In the world of college counselors, college rankings are a hot topic, or more accurately, helping students find the right college for them without consideration of rank. We know that a high rank does not promise a perfect match. Rankings are created to serve the college, not the student.

There are so many colleges and so many factors to consider that it is easy to simply look at the school ranked “the best” and go from there. But “the best” school according to a list isn’t the best school for every student. College admissions officers and college counselors all over the nation, including myself, encourage families to look beyond the rankings. There is a wonderful world beyond 12 or 50 or 100 schools that are deemed “the best."

Understandably, the first question I get when I share this with students and families is “If not rankings then what should we look to when helping our child apply to and attend a 'top' school?” Look to other tangibles like college exit results, student retention, first-year experience, research opportunities, alumni satisfaction, and the availability to readily work with and access professors. The story beyond the rankings is what inspires me in my work. What matters to me is finding the right college for the right student, and that is why I don't just provide each student with a list of colleges that solely relies on rank.

So, the big question for all of us is, how do we look beyond the numbers and still narrow down the search? Through finding other deep analyses of colleges and how successful they are with their students. I know, I know, the definition of success is relative, but it is because of that that there is more than one pathway to it.

What other data can you look at to make an informed decision about what college is right for you? There are too many to list them all, but here are a few favorites.

  • The Gallop-Purdue Index, which examines the relationship between student debt, experiences, and perceptions of college worth, is a good initial step towards measuring a college. And Purdue University's president, Mitch Daniels, states, "Our survey clearly indicated that it wasn't so much where you go to college as much as it is how you go to college — what you extract from the campus experience. Students and their families are making a significant investment in the college, and it should be done with eyes wide open."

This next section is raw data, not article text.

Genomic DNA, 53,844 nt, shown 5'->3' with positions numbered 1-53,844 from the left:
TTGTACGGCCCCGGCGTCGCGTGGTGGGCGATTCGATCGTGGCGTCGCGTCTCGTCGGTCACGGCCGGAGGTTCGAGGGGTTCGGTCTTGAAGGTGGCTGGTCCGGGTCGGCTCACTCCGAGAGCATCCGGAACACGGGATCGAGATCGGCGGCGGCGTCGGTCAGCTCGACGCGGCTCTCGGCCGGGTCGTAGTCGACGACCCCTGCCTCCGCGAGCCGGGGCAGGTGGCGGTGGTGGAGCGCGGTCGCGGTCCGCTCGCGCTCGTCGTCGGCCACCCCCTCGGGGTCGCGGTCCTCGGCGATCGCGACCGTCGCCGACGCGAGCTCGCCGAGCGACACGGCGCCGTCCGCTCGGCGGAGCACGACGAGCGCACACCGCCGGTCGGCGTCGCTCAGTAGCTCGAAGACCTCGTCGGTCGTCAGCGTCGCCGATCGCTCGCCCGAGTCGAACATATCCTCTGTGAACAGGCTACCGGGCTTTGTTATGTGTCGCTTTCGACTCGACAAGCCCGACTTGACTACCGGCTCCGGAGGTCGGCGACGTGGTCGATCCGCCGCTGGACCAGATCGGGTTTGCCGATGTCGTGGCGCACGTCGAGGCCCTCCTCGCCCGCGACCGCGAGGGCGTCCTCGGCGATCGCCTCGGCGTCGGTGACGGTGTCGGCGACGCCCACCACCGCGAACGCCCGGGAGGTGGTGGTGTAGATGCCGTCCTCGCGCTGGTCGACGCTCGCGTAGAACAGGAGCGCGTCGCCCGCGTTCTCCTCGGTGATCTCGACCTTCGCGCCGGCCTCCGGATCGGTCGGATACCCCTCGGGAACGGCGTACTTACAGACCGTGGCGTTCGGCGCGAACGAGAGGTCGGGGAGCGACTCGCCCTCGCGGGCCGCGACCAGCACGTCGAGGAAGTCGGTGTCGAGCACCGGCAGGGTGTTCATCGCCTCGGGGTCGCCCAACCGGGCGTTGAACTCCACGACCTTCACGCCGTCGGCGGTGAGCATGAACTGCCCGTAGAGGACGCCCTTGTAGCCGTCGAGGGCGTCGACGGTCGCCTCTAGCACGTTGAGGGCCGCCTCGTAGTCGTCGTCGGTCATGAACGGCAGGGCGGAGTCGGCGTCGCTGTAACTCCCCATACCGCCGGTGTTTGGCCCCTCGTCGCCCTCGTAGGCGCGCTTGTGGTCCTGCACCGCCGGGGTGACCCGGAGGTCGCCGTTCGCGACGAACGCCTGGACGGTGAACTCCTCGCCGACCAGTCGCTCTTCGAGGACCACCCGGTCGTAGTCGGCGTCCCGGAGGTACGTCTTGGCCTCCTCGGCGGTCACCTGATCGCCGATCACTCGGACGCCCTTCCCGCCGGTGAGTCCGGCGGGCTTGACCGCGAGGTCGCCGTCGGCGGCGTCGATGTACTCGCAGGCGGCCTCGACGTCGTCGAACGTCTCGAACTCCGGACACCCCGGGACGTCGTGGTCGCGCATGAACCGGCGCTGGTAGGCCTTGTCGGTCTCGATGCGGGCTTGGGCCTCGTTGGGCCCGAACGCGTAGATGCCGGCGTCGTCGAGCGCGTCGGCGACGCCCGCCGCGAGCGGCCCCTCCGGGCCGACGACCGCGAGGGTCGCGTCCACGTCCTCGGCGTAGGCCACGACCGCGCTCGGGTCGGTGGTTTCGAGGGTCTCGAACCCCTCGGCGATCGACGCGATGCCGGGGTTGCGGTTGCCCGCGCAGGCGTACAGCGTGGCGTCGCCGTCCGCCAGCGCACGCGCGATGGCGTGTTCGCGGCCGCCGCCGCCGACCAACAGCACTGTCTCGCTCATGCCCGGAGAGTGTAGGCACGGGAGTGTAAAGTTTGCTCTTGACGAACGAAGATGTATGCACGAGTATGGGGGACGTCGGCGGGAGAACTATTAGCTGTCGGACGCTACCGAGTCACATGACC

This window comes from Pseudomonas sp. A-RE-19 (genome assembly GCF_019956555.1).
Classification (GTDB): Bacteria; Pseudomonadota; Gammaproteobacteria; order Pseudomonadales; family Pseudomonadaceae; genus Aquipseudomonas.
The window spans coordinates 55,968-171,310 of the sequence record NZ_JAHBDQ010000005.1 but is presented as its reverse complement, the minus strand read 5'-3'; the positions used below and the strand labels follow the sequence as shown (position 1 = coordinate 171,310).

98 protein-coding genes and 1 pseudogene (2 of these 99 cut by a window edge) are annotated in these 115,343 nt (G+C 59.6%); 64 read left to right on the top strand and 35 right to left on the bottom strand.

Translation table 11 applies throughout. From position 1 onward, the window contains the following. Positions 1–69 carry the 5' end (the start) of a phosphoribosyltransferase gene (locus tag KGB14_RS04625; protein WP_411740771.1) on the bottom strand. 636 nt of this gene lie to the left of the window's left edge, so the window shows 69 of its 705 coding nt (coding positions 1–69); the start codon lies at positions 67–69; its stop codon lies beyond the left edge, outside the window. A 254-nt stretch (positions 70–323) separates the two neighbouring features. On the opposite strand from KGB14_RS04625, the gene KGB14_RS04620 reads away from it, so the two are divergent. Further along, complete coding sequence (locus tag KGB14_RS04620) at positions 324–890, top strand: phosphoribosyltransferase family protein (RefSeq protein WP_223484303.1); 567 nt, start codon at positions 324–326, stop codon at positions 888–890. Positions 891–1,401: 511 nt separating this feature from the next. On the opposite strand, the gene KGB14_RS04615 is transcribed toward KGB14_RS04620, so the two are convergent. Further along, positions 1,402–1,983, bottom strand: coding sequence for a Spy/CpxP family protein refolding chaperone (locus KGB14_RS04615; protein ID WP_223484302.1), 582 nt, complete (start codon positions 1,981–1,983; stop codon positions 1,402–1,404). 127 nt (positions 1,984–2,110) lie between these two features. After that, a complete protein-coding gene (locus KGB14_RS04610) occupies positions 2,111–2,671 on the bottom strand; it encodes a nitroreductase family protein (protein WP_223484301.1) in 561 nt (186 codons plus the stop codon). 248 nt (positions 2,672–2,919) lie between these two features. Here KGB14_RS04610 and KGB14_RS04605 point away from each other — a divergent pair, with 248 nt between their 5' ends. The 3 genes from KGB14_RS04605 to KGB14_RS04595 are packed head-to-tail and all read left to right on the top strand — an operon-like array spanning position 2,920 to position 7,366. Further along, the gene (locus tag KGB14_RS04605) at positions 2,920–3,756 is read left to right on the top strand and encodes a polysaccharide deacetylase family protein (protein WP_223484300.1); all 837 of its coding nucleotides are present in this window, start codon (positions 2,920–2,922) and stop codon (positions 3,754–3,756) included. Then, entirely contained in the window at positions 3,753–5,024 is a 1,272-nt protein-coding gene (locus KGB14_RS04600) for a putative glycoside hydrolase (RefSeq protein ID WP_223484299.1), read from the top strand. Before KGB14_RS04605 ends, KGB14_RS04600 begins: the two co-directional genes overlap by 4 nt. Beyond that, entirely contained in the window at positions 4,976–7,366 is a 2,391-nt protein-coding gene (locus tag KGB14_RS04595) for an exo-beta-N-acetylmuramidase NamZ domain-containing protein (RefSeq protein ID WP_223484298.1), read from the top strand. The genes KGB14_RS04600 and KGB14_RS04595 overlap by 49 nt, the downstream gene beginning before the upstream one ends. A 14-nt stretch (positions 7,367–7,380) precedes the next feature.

• Another resource you can use if you are really into data is the Common Data Set (CDS). The Common Data Set is a collaborative effort among data providers in the higher education community to gather relevant admissions data for the public. All colleges are asked to fill out and submit the CDS survey to uniformly showcase institutional results and preferences. If you are curious, just enter "CDS" followed by the college name into a search engine and you can learn more about any college and their institutional goals.

  • Choosing a school is personal and cannot be just be found in data. In my one-on-one meetings, we can talk about interests, deal breakers, climate needs, and personal academic preferences. I can suggest some great colleges to look into and a student can evolve their college list over time, only narrowing it to 8-12 schools in senior year. It is also advisable to attend a variety of school visits and take virtual or in-person tours of campuses. This will all go a long way to expanding your college knowledge and adding mindfulness to the process. Entering your interests into college search platforms, like the one on Scoir (which our students use), will also begin to introduce you to what is out there.

Jeffrey Brenzel, Dean of Admissions (2005-2013) at Yale University shares a better approach to the college search: Your high school academic record, teacher recommendations, extracurricular activities, test scores, and personal objectives will determine the range of colleges where you stand a good chance of admission. If your school has a good counseling office, you should certainly work with your college counselor to develop a reasonable sense of the different kinds of schools that lie within that range.

My goal is to help every senior find the right college for them. For some students, the “top” schools are the right fit, but other students will be happier and more productive at other schools that are great for other less arbitrary reasons. I love helping a student narrow down their list of colleges and seeing the passion in their eyes when they find their own top colleges. It is that excitement that they will take onto their college campus as freshmen. They are in control of their college experience and there is no one college that will make or break their chances at a successful life.

Students, your job is to think about why you want to go to college and what you hope to get out of it, and then we can all work together to find some great places to help you take the next step. As a college counselor, I can’t wait to dive in!